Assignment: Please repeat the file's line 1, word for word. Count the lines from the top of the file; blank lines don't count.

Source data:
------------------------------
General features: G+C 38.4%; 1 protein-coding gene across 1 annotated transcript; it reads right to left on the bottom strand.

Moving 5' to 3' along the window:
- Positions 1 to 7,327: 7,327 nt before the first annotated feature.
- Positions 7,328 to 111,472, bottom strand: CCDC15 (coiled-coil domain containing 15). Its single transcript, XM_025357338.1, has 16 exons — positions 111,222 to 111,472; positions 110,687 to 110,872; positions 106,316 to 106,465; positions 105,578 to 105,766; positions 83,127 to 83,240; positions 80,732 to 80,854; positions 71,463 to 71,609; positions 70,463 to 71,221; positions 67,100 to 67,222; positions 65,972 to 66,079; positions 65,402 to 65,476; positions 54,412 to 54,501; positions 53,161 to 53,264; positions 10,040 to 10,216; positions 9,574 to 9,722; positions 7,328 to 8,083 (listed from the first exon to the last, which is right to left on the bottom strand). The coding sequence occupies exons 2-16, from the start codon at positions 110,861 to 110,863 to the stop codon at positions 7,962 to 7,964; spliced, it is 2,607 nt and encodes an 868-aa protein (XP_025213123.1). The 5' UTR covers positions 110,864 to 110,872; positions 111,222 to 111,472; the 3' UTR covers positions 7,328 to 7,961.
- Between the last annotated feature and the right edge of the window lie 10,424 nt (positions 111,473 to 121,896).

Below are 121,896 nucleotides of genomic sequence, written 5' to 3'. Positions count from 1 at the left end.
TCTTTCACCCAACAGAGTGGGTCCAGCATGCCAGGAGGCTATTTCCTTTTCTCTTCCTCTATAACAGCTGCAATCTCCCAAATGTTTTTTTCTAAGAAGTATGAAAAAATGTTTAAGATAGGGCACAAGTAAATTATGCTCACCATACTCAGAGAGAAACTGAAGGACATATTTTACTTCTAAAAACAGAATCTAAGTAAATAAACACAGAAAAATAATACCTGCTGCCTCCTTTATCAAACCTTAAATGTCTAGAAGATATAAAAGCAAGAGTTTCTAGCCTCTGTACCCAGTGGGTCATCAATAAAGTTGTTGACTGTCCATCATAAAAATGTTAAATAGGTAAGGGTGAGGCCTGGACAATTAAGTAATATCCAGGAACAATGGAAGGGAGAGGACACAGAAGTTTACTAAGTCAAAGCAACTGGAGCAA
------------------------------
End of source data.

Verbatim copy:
General features: G+C 38.4%; 1 protein-coding gene across 1 annotated transcript; it reads right to left on the bottom strand.